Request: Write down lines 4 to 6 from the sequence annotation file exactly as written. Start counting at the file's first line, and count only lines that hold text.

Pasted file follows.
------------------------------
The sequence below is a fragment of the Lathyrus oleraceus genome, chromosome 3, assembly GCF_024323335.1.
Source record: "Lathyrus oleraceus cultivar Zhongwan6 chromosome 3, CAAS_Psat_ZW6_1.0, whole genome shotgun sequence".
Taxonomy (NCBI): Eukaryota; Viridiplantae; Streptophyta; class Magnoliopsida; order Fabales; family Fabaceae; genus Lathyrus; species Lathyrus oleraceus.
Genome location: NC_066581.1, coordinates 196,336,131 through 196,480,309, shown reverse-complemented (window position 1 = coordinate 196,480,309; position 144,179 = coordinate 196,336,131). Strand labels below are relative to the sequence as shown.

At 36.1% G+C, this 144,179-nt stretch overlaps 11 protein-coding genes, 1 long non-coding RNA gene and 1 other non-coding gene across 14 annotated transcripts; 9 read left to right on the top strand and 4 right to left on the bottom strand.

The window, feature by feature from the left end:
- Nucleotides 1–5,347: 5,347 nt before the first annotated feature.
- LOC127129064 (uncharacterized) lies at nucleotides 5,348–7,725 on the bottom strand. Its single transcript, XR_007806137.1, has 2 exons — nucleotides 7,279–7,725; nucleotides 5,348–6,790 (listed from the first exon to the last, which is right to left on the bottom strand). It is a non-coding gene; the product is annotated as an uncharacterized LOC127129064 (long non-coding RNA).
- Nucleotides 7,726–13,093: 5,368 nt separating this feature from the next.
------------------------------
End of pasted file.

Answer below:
Genome location: NC_066581.1, coordinates 196,336,131 through 196,480,309, shown reverse-complemented (window position 1 = coordinate 196,480,309; position 144,179 = coordinate 196,336,131). Strand labels below are relative to the sequence as shown.

At 36.1% G+C, this 144,179-nt stretch overlaps 11 protein-coding genes, 1 long non-coding RNA gene and 1 other non-coding gene across 14 annotated transcripts; 9 read left to right on the top strand and 4 right to left on the bottom strand.

The window, feature by feature from the left end: